Why do the bare minimum when instead you can showcase the design creativity and engineering skills of your students – as well as display some school pride?
That’s what Arizona State University associate professor James Ernzen thought when asked if students in the Concrete Industry Management program would do some concrete work to fill in a space where a large tree had been removed from the courtyard of the Engineering Center building on the Tempe campus.
Ernzen brought the request – and his idea to turn it into a special project – to his senior-level Concrete Problems class in the fall of 2011. The students were split into teams, each assigned to produce a design to fill a circular space 16 feet in diameter with a decorative concrete slab.
Each team had to devise a construction plan and a cost estimate, and make a presentation to the director of facilities and space renovation for the engineering schools, Richard Martorano, who would choose one of the designs.
The result was recently unveiled: A nearly 10-ton, 200-square-foot, multi-colored concrete slab emblazoned with the combined logos of ASU and its Ira A. Fulton Schools of Engineering.
Acid-etched into the slab artfully stained in ASU’s maroon and gold school colors, along with a copper-hued coating, is a quote from a speech by the engineering schools’ namesake, Ira A, Fulton: “What we dream, we can create; What we create, we can become.”
Amid the logos and quotation are etched depictions of some of the tools and technology associated with engineering – a compass and square, and various sizes and styles of machine cogs.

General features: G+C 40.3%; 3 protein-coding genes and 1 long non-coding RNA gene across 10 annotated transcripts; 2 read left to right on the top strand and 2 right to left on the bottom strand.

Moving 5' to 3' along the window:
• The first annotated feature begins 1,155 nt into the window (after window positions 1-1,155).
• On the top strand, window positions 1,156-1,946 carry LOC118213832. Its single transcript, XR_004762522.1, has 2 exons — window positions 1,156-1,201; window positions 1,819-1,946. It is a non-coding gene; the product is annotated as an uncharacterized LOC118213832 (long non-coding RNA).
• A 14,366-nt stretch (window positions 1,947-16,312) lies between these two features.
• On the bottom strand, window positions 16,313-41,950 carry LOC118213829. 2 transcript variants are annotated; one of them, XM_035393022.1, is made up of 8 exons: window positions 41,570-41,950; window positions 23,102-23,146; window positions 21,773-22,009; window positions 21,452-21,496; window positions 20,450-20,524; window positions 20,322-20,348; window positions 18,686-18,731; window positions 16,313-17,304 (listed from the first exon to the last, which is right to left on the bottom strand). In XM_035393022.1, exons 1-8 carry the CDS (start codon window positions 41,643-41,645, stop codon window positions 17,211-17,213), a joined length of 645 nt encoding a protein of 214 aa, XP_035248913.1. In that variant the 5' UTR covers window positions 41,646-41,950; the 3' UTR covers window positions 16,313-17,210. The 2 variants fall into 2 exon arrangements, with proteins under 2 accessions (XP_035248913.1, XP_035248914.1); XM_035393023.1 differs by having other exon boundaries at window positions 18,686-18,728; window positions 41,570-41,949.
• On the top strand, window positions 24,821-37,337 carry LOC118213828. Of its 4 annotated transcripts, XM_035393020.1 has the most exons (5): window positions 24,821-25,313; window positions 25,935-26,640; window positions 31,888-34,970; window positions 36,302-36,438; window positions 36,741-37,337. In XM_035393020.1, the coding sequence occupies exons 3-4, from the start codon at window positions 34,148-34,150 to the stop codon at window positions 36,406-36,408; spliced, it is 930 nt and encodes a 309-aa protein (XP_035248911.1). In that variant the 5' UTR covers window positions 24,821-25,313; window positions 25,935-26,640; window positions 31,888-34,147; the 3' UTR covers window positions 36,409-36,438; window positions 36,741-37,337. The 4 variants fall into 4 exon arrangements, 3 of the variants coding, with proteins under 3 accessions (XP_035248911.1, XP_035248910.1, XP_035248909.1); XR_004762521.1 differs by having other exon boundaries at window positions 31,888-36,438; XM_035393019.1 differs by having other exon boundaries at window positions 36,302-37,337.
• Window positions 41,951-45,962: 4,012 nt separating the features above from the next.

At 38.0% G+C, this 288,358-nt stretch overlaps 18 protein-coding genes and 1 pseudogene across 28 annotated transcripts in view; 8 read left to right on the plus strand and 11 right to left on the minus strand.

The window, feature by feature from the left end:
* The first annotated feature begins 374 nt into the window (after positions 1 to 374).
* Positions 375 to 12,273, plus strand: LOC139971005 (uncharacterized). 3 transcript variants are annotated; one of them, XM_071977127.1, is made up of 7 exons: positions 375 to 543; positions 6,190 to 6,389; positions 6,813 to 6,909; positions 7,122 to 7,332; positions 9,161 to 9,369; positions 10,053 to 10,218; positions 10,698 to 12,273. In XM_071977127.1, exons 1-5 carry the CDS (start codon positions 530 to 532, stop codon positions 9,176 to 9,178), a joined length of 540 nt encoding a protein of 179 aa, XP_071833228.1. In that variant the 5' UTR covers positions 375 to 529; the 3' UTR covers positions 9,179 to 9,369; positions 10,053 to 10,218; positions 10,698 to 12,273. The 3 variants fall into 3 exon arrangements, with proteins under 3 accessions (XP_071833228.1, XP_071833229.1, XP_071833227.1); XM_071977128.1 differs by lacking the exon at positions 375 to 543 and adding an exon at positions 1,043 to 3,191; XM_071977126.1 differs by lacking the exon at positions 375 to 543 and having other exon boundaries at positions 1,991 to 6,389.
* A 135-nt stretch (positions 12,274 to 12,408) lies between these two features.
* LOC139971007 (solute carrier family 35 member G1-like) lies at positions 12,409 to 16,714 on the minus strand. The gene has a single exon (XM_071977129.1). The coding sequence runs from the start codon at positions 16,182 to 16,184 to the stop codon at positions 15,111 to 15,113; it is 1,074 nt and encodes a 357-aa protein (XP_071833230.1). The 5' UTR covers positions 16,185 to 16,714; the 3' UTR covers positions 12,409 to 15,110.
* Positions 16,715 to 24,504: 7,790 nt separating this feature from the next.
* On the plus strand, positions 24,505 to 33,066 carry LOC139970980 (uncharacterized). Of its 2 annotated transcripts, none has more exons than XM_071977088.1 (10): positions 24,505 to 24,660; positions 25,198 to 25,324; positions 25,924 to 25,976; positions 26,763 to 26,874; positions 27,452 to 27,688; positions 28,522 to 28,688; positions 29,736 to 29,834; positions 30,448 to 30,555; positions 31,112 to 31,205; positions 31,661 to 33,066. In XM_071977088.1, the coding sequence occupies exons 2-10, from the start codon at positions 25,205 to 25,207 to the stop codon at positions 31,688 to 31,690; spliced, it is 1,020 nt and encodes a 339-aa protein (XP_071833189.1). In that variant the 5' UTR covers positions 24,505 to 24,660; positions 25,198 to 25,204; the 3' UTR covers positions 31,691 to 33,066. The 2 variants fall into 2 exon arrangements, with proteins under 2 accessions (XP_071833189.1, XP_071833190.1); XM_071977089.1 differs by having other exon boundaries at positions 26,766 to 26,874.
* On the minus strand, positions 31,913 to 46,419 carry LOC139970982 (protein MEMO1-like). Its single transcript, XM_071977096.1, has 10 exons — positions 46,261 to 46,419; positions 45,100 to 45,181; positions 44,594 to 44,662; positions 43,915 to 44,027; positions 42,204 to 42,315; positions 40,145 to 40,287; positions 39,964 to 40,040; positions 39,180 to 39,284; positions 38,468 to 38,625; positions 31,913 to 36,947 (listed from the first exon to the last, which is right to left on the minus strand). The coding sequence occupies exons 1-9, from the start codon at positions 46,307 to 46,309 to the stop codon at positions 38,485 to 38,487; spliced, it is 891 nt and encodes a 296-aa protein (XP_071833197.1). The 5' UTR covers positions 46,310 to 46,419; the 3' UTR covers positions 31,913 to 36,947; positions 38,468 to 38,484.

Joshua Marriott came up with the winning concept for the overall design and its varied elements. A mockup of the project earned him a prize in the Art of Concrete student competition at the 2012 American Concrete Institute convention.
But the project involved a collaboration of about 15 students in the Del E. Webb School of Construction Programs, part of the School of Sustainable Engineering and the Built Environment.
Local professionals in engineering services and construction materials also made key contributions.
Marriott’s team included Amanda Nichols and Christian Sosinski (all three have since graduated from ASU) and current engineering undergraduate Joel Price.
They worked on the excavation of the slab site and the slab installation. Del E. Webb School faculty members Ernzen and Jim Willson, and Ken Riley, an ASU alumnus and a manager with the W.R. Grace construction company, guided students throughout the endeavor, helping with project management and application.
A big contribution came from Tamryn Doolin, owner of Surface Geltek, a company that provides graphics and chemical etching techniques for decorative concrete projects.
Doolin, who sometimes guest lectures in concrete construction classes, has assisted ASU engineering students in several projects requiring expertise in concrete use.
The Cemex company donated the concrete and the J.F. Ellis Corp. concrete contractors put the concrete in place and helped form the slab and apply surface finishing.
“This was a great experience. We were able to use our four years of construction management education to plan and manage a real and complex project,” Marriott says.
“Then we were able to get our hands dirty and create something beautiful that can have a long life here on the ASU campus,” he adds. “It’s a tribute to our time spent as ASU students, as well as a monument to the Schools of Engineering and those who make them what it are.”